A Parable About Time Management

by Nancy Zwiers | 24 May 2022

The Bloom Report

A Parable About Time Management

By Nancy Zwiers


The teacher stood in front of her students who had signed up for a course on time management.  They were committed to using their precious time in the most optimal way. 


Because this teacher was wise, she created a lesson that was interactive, driven forward by a series of questions that provoked responses from the class.


First, the teacher put a 10-gallon bucket on the table that represents the time we each have in our lives…

  • She then took some rather large rocks and filled the bucket to the top. She asked the class, “Is the bucket full?” and they responded in a chorus, “Yes.”
  • The teacher said, “But wait.” She then added some smaller rocks, and as these rocks filled in some of the nooks and crannies left by the large rocks, she once again filled it to the top. “Now is the bucket full?” The class responded, “Yes!”
  • Then she added little pebbles, which further filled in the little remaining space, and repeated her question. This time the class was a little more tentative as they started catching on that all was not what it seemed.  Still, their eyes told them that the bucket was full and they responded, “Yes.”
  • Oh, this teacher was crafty…she next added some sand which easily fit in between the rocks and pebbles. This time the bucket really did seem full—how could anyone add anything else?  The students repeated “Yes?” with a measure of uncertainty.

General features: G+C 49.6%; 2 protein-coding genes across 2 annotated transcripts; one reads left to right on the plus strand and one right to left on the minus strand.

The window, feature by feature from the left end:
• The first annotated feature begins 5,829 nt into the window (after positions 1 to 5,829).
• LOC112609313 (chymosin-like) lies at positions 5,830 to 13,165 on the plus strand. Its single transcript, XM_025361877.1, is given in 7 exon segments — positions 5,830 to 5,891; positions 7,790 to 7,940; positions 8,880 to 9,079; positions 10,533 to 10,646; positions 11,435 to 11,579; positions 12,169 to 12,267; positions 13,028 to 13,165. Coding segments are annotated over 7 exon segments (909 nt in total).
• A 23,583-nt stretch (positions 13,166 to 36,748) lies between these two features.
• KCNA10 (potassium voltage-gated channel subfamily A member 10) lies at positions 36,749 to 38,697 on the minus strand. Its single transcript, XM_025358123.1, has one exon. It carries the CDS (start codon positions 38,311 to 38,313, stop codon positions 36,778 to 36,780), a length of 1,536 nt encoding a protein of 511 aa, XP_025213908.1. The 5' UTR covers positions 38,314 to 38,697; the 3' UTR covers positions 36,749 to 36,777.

• But alas, the teacher had one more trick up her sleeve. She took a pitcher of water and poured it right in over the rocks and sand.  No problem—there was indeed room for the water!  “Is it full now?”  Not surprisingly, the students were kind of afraid to answer at this point, but they all believed the bucket was finally as full as it could be.


The teacher knew it was finally time to bring the lesson home.  She asked her students what lesson they derived.  (And here, before you read on, I ask you to stop for a moment and ponder:  What lesson did you derive?)


Their collective conclusion felt a bit daunting, as they each reflected on their respective busy lives.  “There’s always room to fit more in.” (sigh…)


But, once again, the teacher surprised them.


“Actually no.  The lesson is that you have to put the big stuff in place first.  If you fill your life, your time with little stuff first, there will never be room for the big, important stuff.”


Wow! This lesson was shared with me 20 years ago and I never forgot it.


What are your large rocks? Does your calendar include all that is most important to you?  Periodically, stop and think about what’s most important to you at this time, and plan your calendar accordingly. 


This lesson can be applied in the context of our whole lives, as well as more specifically in the context of our jobs: Put the big rocks in first!



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